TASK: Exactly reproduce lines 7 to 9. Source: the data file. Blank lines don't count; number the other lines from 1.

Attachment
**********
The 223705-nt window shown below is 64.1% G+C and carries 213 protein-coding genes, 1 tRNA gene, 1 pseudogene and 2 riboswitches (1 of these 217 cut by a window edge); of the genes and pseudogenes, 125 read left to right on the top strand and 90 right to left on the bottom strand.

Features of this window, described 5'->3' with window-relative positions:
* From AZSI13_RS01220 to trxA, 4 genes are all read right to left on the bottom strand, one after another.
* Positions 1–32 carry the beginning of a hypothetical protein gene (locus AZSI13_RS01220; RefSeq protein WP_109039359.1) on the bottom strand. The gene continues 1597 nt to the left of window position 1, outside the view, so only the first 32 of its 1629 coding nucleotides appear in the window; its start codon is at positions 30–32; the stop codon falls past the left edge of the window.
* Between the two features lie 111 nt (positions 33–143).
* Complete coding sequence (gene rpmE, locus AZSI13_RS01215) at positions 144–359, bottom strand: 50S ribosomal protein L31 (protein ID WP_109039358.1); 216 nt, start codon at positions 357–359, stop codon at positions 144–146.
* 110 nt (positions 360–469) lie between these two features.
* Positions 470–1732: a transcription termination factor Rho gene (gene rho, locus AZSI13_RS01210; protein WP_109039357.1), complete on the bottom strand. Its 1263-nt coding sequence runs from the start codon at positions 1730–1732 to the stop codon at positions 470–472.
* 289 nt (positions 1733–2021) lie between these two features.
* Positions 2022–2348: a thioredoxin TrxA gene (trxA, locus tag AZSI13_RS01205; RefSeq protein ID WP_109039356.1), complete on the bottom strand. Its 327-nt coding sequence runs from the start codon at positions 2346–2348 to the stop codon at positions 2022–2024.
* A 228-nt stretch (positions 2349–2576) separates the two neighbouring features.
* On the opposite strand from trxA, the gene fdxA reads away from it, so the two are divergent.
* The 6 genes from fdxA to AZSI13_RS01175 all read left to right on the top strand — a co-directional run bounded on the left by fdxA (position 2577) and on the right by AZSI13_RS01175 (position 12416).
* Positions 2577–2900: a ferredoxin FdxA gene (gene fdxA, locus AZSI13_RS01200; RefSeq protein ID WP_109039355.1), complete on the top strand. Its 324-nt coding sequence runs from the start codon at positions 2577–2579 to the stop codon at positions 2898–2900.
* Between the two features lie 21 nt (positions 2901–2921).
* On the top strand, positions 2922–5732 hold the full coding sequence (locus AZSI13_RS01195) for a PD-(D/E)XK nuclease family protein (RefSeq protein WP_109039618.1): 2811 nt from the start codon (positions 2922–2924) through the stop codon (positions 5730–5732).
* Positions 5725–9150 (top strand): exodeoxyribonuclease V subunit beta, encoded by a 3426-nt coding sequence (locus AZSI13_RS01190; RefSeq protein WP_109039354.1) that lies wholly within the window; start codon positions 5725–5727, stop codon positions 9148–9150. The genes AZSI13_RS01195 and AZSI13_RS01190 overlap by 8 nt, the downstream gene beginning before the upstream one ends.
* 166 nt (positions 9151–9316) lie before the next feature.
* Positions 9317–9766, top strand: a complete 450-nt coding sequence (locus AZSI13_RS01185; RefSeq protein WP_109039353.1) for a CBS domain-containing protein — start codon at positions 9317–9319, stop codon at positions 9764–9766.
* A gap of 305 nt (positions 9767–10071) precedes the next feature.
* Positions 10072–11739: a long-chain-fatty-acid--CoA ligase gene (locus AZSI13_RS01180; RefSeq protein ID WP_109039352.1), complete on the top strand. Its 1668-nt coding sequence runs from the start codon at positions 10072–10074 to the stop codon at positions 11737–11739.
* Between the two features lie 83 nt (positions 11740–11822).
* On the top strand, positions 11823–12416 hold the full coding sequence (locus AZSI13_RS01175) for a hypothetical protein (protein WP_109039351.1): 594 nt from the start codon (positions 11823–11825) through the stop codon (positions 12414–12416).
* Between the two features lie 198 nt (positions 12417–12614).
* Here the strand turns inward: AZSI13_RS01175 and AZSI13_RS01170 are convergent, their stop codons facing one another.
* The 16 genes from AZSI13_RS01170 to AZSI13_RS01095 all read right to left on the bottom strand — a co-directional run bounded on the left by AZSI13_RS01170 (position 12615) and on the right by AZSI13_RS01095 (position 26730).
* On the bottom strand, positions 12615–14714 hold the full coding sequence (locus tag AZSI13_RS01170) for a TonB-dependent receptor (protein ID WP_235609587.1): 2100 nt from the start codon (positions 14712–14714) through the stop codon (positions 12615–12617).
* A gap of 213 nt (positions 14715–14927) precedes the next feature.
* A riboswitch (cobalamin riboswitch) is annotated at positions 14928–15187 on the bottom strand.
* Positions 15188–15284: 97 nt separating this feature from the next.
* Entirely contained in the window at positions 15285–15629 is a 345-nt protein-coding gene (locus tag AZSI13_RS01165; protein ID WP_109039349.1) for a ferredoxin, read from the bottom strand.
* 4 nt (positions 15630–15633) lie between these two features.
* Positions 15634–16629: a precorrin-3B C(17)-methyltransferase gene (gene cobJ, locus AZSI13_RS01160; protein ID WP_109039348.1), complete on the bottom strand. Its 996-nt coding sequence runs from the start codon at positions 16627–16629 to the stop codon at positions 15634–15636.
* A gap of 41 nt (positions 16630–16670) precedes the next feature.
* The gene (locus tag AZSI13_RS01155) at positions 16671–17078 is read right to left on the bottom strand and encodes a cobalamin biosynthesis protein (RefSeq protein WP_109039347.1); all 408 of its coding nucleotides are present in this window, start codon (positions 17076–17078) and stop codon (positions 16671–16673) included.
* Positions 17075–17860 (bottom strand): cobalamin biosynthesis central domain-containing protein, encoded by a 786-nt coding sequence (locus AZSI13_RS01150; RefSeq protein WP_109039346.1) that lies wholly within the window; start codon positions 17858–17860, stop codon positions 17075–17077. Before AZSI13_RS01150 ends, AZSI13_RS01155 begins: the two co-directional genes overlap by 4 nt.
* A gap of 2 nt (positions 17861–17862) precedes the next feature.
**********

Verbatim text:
* 110 nt (positions 360–469) lie between these two features.
* Positions 470–1732: a transcription termination factor Rho gene (gene rho, locus AZSI13_RS01210; protein WP_109039357.1), complete on the bottom strand. Its 1263-nt coding sequence runs from the start codon at positions 1730–1732 to the stop codon at positions 470–472.
* 289 nt (positions 1733–2021) lie between these two features.